Gift Cards are always welcome, as kids generally don't have their own cash to spend, but they really wish they did. Welcome choices for both sexes is Best Buy for music, games, movies, or electronics. The young women generally love Sephora, with a huge selection of makeup and perfumes for all ages. VISA gift cards can be used anywhere, Nordstrom's has a great teen section, and they also have The Rack, for low cost choices. Barnes and Noble gift cards are always nice too. Be careful about buying from stores that may not be located near where your loved one lives. If you send a gift card to an obscure book store, it may sit in their wallet indefinately.
Consumables- Consider making something that is special to your family or culture. Everyone likes to eat and drink, and you can always share food gifts with others.
My dad makes Italian pizzelle wafer cookies every year. Someday the torch will be passed to me, but right now I enjoy going home for Christmas and opening up the tin, lifting the wax paper, and pulling out one of his hand made cookies. If your loved ones drink, a nice bottle of wine or any popular beverage is always a welcome addition to the bar.
Books- Give a gift of a book that changed your life, or just something you love. The older or more unique, the less likely they've read it. Write a personal note on a nice piece of paper and tuck it inside. This way they can keep your note if they decide to pass the book on. You can find inexpensive, gently used and new books at Amazon.com. Sometimes I order 5 of the same book at discount prices to share with friends.
Housewares- When was the last time you bought new towels? Most of us could use a matching set of soft towels, and Ross Discount Store carries housewares at super cheap prices. You will definately find something for the kitchen or home if you look. What about a nice bath mat? Tuck a gift receipt in the box, and they can shop for a different color if they like.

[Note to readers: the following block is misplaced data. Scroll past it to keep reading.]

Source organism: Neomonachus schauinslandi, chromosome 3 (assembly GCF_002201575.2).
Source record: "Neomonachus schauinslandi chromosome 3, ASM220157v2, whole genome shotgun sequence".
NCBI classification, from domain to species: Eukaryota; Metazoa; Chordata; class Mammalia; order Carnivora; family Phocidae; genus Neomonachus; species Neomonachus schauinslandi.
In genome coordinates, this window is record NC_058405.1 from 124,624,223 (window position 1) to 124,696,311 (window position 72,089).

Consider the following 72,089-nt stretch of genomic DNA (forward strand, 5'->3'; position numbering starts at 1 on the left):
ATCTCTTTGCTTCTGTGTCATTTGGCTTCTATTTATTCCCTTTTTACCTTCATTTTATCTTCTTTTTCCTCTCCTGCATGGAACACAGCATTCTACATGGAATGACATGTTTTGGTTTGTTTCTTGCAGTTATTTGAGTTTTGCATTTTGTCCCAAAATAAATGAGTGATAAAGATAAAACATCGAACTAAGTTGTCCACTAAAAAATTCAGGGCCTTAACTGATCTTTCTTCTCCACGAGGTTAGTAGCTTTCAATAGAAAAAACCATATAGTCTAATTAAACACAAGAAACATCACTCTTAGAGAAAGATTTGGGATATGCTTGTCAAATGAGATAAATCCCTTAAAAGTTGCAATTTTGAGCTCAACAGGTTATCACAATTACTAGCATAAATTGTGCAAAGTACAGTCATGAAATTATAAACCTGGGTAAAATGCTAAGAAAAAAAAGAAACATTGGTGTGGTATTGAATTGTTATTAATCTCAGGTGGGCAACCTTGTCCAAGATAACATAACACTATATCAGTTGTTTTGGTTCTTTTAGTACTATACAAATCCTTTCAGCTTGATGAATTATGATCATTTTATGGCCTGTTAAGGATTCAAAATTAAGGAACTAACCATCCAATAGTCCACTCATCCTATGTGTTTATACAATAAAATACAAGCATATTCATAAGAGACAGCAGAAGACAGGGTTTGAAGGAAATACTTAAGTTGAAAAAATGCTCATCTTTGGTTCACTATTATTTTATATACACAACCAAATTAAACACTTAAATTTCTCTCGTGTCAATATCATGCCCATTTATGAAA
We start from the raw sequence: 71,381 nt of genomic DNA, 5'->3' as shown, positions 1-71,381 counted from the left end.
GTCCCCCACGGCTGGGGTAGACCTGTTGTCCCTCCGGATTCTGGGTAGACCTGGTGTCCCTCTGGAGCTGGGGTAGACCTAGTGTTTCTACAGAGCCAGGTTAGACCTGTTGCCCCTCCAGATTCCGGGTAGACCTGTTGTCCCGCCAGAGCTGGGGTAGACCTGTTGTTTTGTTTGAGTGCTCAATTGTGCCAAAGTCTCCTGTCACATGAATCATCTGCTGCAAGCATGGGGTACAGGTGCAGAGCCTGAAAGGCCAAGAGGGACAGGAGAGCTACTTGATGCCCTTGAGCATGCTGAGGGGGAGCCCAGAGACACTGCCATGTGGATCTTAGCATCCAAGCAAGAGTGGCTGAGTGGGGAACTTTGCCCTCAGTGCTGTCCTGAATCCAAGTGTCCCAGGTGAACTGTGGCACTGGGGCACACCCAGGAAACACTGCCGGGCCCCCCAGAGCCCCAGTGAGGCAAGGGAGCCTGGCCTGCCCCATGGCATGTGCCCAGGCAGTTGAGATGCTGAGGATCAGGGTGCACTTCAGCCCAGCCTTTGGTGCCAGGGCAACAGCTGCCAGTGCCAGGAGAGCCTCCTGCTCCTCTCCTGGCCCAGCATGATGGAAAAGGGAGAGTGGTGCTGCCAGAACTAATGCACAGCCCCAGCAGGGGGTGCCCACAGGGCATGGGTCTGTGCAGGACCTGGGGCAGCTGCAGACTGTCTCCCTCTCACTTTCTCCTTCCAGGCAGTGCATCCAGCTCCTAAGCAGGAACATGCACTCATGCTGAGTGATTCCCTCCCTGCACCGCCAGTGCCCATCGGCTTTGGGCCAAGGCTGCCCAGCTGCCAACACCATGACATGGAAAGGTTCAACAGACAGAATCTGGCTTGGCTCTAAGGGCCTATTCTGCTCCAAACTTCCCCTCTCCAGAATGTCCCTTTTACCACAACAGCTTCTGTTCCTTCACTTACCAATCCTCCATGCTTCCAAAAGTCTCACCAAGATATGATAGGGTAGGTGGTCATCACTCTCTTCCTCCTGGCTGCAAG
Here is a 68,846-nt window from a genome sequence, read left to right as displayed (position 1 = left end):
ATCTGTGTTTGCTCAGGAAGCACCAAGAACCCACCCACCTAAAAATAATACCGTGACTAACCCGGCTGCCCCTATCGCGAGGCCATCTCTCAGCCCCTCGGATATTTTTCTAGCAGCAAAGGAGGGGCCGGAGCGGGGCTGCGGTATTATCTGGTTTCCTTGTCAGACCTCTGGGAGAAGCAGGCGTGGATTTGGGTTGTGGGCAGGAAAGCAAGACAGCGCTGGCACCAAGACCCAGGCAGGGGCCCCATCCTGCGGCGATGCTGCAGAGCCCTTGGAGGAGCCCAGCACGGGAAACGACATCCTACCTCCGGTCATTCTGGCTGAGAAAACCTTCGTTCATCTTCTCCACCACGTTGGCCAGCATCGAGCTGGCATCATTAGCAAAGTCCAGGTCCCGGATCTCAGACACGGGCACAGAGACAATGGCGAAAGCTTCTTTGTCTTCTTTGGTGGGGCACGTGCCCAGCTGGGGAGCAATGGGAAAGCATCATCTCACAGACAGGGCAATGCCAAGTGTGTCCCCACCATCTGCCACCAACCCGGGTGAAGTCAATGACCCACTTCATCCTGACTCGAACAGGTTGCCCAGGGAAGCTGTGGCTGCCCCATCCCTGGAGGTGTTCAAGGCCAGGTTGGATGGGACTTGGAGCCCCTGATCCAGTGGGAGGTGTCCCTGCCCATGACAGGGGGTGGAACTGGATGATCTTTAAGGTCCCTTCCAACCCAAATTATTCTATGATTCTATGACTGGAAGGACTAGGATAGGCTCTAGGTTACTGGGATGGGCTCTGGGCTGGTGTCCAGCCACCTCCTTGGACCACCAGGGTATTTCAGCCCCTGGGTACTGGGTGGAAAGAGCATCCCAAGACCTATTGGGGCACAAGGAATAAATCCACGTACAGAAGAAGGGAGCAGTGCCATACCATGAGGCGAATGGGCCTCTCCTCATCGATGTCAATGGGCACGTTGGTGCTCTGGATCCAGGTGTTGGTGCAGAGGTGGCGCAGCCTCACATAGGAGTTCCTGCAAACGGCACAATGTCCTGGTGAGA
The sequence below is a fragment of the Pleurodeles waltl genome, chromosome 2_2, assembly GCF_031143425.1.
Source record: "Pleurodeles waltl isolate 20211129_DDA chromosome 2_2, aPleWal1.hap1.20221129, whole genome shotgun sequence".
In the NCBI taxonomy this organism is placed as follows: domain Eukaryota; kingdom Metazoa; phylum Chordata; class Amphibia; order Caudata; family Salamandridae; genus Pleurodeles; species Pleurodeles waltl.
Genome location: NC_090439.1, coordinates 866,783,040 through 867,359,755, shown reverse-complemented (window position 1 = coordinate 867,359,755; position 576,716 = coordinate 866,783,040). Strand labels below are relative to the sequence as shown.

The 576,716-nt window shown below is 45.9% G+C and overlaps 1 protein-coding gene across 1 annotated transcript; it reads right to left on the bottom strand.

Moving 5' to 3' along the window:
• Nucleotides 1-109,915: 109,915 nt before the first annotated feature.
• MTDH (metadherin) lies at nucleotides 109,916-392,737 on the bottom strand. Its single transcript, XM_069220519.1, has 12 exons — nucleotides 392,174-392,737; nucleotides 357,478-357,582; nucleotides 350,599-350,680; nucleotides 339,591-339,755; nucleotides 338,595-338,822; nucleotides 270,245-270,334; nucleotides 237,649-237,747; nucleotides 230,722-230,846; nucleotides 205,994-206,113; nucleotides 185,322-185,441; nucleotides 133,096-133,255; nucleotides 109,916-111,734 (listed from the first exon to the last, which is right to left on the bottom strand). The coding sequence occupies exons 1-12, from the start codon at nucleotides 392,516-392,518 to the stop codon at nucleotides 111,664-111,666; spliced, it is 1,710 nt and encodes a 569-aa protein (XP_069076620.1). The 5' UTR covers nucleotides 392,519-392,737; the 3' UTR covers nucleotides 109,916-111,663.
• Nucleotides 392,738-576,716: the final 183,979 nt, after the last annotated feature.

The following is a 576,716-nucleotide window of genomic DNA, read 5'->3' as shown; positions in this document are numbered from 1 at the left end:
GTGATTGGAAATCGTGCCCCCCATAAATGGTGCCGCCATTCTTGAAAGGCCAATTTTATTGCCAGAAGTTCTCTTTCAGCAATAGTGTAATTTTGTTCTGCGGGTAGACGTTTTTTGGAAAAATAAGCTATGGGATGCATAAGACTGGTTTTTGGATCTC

Memorabilia- Give gifts that have meaning while you are still here to see them appreciated. You may already know what someone would love to have. By giving things that have personal meaning to you, you build ties to your loved ones. My lovely, elderly neighbor Evelyn gave me a vintage and elegant tape measure. I love it, and I always think of her when I use it. Be sure to pass things on at appropriate ages. If you give your jewelry to a 13 year old relative she may not be organized or mature enough to keep track of it through her many upcoming transitions. You can let her know it is hers, but her parents will keep it safe until her 21st birthday. This will prevent heartache if something were to happen to it.
I myself am hoping that one of these years my dad will give me the pictures of my grandparents cavorting on the beach when they were young and newly in love. I would honor and cherish them, and displaying them in my home would make me happy to think of my families history.
Have a wonderful holiday, giving freely all the love in your heart.
Lisa Alishio, COTA/L
Clarity Home Consulting
Live Well In Your Home
Next week: Toys for children with disabilities
posted on: 11/21/2007 12:30:00 PM by Lisa Alishio
category: Special Populations
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Organizing For Special Needs
by Lisa Alishio
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Lisa Alishio, COTA/L, is a professional organizer with a background in pediatric and adult occupational therapy. Her intention is to help people of all ages and abilities to "Live Well in their Home".